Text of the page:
US jury finds Silk Road mastermind guilty

Ross Ulbricht, 30, the suspected operator of the underground website Silk Road, is seen in a courtroom sketch during his trial in Federal Court in New York Feb 4, 2015. -- PHOTO: REUTERS
Ross Ulbricht, 30, the suspected operator of the underground website Silk Road, is seen in a courtroom sketch during his trial in Federal Court in New York Feb 4, 2015. -- PHOTO: REUTERS

NEW YORK (AFP) - The creator of shadowy online marketplace Silk Road faces a lengthy prison sentence after a New York jury convicted him of masterminding the criminal website dubbed the “e-Bay of drugs.”

Ross Ulbricht, 30, was shown to have amassed a fortune of US$18 million (S$24 million) from the underground Internet bazaar which provided a platform for more than one million drug deals in nearly three years.

The unanimous verdict was returned after just a few hours of deliberations at the end of a trial considered a landmark case in the murky world of online crime and government surveillance.

Ulbricht, who was arrested in October 2013, had pleaded not guilty to seven charges of narcotics trafficking, criminal enterprise, computer hacking and money laundering.

“The supposed anonymity of the dark web is not a protective shield from arrest and prosecution,” said Manhattan attorney Preet Bharara.

“Ulbricht’s arrest and conviction - and our seizure of millions of dollars of Silk Road bitcoins - should send a clear message to anyone else attempting to operate an online criminal enterprise.”

Defence lawyer Joshua Dratel admitted that Ulbricht had dreamt up the website, but insisted it was only an “experiment” and that the real criminal mastermind was someone else.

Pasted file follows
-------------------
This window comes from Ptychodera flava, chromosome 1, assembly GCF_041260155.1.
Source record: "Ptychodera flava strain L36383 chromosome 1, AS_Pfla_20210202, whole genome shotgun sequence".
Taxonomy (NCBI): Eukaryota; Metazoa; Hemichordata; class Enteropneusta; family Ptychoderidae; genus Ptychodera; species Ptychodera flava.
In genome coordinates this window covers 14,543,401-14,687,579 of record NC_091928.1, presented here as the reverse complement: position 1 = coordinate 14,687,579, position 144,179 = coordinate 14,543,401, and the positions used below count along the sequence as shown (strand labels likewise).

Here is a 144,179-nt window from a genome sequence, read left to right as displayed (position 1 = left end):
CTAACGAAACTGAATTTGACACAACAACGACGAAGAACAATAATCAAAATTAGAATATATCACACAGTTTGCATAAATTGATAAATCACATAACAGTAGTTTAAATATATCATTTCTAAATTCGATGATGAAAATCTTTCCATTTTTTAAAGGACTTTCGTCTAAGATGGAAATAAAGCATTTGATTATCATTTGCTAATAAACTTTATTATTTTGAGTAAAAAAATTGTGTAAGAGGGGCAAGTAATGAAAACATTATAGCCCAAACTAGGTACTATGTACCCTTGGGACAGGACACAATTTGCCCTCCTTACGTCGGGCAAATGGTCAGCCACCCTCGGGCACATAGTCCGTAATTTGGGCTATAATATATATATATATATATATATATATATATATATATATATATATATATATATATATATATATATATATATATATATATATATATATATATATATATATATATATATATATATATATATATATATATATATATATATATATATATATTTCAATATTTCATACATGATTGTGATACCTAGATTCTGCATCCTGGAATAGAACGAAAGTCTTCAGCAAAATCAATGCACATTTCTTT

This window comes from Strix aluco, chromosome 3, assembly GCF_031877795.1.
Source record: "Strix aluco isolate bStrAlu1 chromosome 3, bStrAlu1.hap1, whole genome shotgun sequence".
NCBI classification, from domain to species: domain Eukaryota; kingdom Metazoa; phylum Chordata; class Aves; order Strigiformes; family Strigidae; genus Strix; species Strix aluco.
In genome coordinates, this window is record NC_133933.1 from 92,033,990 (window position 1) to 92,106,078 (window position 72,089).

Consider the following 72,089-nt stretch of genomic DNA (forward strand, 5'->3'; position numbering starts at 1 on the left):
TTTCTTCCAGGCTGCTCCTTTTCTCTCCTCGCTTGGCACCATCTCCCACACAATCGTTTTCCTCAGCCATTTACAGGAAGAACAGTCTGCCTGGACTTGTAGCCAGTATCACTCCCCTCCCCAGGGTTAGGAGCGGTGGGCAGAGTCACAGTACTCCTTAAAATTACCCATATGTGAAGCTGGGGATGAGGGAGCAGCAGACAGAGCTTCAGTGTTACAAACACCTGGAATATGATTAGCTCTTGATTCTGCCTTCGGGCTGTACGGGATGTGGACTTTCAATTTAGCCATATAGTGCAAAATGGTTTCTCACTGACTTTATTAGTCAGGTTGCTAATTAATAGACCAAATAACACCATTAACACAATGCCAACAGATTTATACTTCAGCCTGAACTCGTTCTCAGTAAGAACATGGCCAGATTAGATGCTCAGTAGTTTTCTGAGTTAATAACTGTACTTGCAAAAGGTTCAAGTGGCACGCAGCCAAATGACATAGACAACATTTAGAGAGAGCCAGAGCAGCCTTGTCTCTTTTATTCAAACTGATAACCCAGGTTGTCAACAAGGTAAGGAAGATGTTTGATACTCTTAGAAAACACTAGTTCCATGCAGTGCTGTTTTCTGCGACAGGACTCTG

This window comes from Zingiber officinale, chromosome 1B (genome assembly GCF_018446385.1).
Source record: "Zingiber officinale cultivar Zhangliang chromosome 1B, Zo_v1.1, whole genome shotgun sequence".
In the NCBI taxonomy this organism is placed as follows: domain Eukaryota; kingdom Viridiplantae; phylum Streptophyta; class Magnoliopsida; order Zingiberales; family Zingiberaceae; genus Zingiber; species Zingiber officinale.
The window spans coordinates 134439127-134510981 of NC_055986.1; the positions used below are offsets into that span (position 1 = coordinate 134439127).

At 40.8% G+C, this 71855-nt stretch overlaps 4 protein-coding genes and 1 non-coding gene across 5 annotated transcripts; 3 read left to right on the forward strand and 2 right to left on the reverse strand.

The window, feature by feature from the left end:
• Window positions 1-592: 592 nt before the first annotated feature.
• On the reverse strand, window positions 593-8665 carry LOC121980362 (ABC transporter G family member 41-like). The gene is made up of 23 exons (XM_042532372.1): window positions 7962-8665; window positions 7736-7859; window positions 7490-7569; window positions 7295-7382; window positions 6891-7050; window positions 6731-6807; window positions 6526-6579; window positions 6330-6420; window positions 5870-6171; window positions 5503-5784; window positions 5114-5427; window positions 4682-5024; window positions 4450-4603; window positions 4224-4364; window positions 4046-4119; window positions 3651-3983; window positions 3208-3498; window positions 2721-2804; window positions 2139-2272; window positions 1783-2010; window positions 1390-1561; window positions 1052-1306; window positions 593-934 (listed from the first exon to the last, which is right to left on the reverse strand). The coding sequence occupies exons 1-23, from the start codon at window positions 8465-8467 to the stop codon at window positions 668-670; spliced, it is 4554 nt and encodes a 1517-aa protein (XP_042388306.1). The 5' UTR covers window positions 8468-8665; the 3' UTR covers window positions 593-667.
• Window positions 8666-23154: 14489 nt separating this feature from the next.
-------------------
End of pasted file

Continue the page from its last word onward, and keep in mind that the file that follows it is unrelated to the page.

But the jury decided that Ulbricht was indeed “Dread Pirate Roberts” – the online alias of the Silk Road operator.

The government brought overwhelming evidence against him after his arrest, red-handed, with a laptop of incriminating evidence in a San Francisco library.

The government said 95 per cent of the products on Silk Road were drugs, with the rest fake IDs, hacking tools and hacking services.

It said Ulbricht made buying heroin, cocaine and crystal meth as easy as online shopping from eBay and Amazon until the Federal Bureau of Investigation shut it down.

The government said he was willing to resort to violence and solicited six murders-for-hire to keep the scheme intact, though there is no evidence any killings actually took place.

Family and friends have been convinced of Ulbricht’s innocence, setting up a “Free Ross” website that raised US$339,000 for his defence.

A second version of Silk Road sprung up just weeks after Ulbricht’s arrest. It was shut down and alleged operator Blake Benthall was charged last November.